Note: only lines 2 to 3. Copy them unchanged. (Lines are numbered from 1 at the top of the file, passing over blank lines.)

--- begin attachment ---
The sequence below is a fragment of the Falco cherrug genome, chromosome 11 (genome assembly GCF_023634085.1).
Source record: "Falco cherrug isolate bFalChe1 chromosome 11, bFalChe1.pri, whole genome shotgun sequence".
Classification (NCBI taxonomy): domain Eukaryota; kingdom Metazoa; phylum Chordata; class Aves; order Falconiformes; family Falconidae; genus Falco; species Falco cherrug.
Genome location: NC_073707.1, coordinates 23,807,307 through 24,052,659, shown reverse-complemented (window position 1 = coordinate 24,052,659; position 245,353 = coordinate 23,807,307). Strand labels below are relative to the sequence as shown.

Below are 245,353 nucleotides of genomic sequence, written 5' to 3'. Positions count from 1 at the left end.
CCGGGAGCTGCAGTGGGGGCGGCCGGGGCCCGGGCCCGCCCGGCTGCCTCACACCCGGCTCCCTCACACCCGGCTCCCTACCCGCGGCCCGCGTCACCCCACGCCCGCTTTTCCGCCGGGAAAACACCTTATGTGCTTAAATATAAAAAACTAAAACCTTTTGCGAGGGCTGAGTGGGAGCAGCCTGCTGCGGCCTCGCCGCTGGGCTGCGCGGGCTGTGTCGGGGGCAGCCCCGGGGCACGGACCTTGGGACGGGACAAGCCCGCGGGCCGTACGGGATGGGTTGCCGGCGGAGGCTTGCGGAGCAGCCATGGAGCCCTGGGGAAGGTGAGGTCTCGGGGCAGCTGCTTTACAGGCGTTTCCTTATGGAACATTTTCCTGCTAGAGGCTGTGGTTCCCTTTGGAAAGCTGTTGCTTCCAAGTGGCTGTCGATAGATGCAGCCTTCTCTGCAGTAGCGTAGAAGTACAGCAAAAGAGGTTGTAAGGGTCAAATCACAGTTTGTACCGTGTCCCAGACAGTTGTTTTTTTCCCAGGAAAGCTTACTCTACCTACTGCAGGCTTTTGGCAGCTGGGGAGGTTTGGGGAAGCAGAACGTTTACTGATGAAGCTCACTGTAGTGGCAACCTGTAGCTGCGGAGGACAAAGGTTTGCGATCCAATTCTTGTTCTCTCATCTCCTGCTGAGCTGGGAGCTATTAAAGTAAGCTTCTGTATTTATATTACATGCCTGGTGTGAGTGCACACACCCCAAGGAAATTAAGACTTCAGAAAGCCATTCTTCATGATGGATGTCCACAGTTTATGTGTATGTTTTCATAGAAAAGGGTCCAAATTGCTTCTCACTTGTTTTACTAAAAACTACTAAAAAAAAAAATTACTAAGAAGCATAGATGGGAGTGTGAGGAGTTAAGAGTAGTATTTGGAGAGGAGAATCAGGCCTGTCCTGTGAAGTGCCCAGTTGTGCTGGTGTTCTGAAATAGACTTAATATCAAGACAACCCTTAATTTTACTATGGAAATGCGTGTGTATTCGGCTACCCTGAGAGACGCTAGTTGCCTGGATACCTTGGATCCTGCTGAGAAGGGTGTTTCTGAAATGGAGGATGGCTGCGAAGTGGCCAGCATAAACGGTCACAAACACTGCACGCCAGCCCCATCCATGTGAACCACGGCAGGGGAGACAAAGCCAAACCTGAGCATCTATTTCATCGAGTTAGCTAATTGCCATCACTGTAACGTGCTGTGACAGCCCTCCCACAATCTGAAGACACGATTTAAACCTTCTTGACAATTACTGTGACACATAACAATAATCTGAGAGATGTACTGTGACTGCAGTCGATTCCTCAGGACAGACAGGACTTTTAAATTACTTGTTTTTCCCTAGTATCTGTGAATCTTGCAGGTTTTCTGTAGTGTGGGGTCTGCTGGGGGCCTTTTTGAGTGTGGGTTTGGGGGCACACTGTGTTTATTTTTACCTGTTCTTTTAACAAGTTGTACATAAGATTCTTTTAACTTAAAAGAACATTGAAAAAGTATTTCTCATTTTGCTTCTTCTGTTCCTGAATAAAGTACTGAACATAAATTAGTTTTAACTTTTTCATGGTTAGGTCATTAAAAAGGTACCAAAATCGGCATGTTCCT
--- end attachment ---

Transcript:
Source record: "Falco cherrug isolate bFalChe1 chromosome 11, bFalChe1.pri, whole genome shotgun sequence".
Classification (NCBI taxonomy): domain Eukaryota; kingdom Metazoa; phylum Chordata; class Aves; order Falconiformes; family Falconidae; genus Falco; species Falco cherrug.